Read in : தமிழ்

To be distinct in any sphere of activity is everyone’s dream. But that goal requires a lifelong commitment with the stamp of originality and individuality. For that, constant training and perseverance hold the key.  Of a multitude of people striving towards the goal, only a few scale the peak.

Chinnasamy Parasuraman of Chennai is certainly one such exceptional person, who has made pristine spoken Tamil his raison d’être. A well-known figure at the Alandur Regional Transport Office, a meeting with Parasuraman is an unforgettable experience. Dressed majestically in the north Indian style, he welcomes visitors warmly. The ways he carries himself and talks sweetly in a Tamil that trips down from his tongue spontaneously, has endeared him to many. 

Born into a family of modest means in Vizhathuvur village near Madurantakam in Chengalpattu district, Mr. Parasuraman studied only upto Class 8, dropping out of school after his father’s death. But the few years of schooling instilled in him a love of Tamil, inspired by teachers who spoke not only fluently but also impeccably.

As I evinced keen interest in the Dravidian movement which focused on Tamil, I read periodicals and books of Annadurai.  As I delved deep into his rich alliterative vocabulary, his dazzling diction rubbed off on me  

His interest in the Dravidian movement led him to read the journals and books of one of the foremost leaders of the movement, C.N. Annadurai. This exposure helped him hone his skills in the language, of speaking pure Tamil without interpolating words from other languages. His practice was also in harmony with the ‘Separate Tamil Movement’ of the time.

Also read:

Sasanam: A vital link between academics and history buffs in Tamil Nadu

Remembering Akilan, Jnanpith award winner, on his birth centenary

And that love of the language in its purest form has remained his driving force for over a half-century — to some it borders on the fanatic. Parasuraman is also extremely hospitable. In turn, charmed by his mellifluous speech, he is often invited to events and gatherings to welcome guests and propose a vote of thanks. 

C Parasuraman

Asked about his near obsession, he says, “The only language I know is Tamil. It’s my mother tongue too.  I feel extremely delighted, pronouncing each and every Tamil word.  So, my everyday talk assumes natural sweetness.”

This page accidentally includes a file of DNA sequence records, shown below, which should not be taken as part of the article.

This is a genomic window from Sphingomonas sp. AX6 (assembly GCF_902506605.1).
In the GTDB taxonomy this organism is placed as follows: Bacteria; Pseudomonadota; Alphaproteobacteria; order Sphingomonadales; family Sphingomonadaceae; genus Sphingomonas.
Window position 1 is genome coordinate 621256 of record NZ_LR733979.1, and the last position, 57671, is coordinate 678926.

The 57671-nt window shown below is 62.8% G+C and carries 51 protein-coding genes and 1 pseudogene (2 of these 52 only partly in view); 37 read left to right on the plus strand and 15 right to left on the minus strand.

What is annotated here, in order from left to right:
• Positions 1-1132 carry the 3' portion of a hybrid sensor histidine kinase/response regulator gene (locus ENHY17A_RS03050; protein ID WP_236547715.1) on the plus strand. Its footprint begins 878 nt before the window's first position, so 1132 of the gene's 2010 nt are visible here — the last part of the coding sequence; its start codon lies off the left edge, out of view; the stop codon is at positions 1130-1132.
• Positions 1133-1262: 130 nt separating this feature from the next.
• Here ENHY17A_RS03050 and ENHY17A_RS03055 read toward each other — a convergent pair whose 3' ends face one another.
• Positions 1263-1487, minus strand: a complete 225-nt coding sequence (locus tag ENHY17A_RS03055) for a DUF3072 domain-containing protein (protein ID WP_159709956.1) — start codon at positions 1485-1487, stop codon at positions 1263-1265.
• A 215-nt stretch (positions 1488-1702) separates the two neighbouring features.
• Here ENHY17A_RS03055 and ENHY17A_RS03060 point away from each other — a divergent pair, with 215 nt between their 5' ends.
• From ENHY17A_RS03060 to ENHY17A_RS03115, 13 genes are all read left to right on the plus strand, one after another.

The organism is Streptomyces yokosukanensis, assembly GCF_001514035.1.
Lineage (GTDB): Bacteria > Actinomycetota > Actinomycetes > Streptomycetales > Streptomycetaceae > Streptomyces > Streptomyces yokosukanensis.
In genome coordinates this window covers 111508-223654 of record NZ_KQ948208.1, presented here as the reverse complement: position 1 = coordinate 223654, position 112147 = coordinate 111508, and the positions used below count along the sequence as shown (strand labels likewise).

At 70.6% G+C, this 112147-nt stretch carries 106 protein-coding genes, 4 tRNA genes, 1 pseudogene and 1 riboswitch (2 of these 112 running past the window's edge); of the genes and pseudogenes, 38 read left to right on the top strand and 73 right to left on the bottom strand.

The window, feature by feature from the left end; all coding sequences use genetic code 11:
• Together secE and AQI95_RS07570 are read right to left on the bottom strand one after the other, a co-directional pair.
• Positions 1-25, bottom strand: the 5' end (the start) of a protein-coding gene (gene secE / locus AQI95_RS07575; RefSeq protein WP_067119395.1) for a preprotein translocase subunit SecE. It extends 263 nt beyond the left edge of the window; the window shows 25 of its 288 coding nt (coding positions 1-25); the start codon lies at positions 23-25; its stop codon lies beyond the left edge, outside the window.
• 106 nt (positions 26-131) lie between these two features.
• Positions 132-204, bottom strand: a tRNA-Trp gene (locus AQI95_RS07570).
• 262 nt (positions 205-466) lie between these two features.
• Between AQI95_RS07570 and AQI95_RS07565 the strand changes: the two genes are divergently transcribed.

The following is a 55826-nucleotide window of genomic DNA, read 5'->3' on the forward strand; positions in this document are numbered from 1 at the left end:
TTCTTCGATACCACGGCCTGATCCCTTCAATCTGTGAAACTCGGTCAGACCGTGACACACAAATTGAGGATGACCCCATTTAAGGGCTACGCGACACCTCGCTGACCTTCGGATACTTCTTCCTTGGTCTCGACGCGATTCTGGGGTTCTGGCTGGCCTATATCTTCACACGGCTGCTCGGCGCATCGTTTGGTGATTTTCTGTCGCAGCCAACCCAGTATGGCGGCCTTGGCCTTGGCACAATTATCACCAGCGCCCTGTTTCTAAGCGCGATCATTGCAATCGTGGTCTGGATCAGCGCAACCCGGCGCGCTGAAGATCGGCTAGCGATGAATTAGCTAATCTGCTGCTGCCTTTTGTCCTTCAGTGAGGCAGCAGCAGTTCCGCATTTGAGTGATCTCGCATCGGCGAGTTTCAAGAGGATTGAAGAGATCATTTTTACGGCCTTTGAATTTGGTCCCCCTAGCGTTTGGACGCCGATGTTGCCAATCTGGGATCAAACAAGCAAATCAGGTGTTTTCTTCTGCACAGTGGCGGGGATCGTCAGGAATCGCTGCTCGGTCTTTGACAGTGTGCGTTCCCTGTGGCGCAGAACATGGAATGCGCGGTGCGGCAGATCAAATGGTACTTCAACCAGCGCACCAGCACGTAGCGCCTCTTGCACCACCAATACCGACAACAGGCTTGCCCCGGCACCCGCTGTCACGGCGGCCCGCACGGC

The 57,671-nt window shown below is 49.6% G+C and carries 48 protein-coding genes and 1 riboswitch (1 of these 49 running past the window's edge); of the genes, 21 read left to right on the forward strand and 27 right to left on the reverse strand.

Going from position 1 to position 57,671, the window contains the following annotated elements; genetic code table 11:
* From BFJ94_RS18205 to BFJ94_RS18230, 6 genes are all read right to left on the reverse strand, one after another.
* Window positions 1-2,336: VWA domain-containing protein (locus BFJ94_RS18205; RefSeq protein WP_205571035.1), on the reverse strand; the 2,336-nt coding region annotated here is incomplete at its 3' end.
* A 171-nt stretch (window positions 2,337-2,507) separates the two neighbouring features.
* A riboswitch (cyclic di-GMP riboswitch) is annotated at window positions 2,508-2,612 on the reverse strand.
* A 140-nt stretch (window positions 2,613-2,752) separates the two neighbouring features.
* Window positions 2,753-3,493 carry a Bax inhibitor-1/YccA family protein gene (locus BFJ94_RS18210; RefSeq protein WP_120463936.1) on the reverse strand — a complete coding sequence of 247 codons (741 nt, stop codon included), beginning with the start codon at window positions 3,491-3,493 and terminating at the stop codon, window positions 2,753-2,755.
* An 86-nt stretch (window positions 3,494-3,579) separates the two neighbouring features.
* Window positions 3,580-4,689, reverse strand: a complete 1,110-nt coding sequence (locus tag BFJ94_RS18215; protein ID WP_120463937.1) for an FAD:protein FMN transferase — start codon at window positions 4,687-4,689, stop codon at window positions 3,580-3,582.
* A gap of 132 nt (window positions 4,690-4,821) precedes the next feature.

Excerpts from an interview with

Where and when did your primary education start?
Parasuraman:  I had my schooling in the government school in my village Vizhathuvur.  But I studied upto 8th standard only. Thanks to my Tamil teachers’ influence, I became interested in learning Tamil. Particularly, my Tamil teacher Ambalavanan, who used to bring me home-made lunch.

How did you develop your special skill in speaking Tamil?
It was again my Tamil teacher Ambalavanan who fed me with food (literally) and love of Tamil. With his influence on me, I cultivated the habit of speaking a pure Tamil, free from the influences of other languages. But unfortunately, I dropped out of school after my father’s death.

Parasuraman is equally good at hospitality. The people who warm up to his hospitality in public invite him to their family functions where they assign him the job of extending a heart-felt welcome to guests.

When did you begin speaking in pure Tamil?
This habit began when I was in the secondary school.  As I evinced keen interest in the Dravidian movement which focused on Tamil, I read periodicals and books of Annadurai.  As I delved deep into his rich alliterative vocabulary, his dazzling diction rubbed off on me. So, I ensured the use of pure Tamil words in my conversations. During my reading whenever I stumbled upon unknown words, I looked up the lexicon and enlightened myself.  I made it a point to use even such strange and unknown words in my conversations. I still read books in Tamil.

But the catch is spoken Tamil has several regional dialects.  How do you cope with this?
Of course. Spoken Tamil has some aesthetic charm in regions such as Tirunelveli, Kanyakumari, Madurai, Kongu region, Dharmapuri, Vellore, Cuddalore and so on.  In fact, I am quite fascinated with the dialects. To get a feel of the regional flavours of the language, I often visit Koyambedu [intra-state bus hub] terminus and Egmore railway station where people from all regions converge. I overhear the words used by the floating population very keenly and internalize them into my own linguistic repertoire.

What exactly is the driving force behind your passionate love of spoken Tamil?
My father was illiterate. I have studied only upto the secondary level.  My children have had higher education. I know and use only Tamil for communication and information purposes. I always try to use my language without fault.  That is what I view as a service to Tamil. Indeed as I speak in Tamil, pronouncing words exactly and accurately, I feel extremely happy and inspired. The people who interact with me see this trait of mine as something out-of-the-box. They praise me and take photographs with me.  On an average, about 15 persons give me this kind of exhilarating experience. I feel flattered. But the entire credit goes to Tamil, the sweetest of languages in the world.

Share the Article

Read in : தமிழ்

Why we always find lots of cashews on top of Deepavali mixture why tangedco need to pay us for damaging household appliances why eating on banana leaves is healthier What the Tamil Nadu Organic policy needs what is the real story of onam festival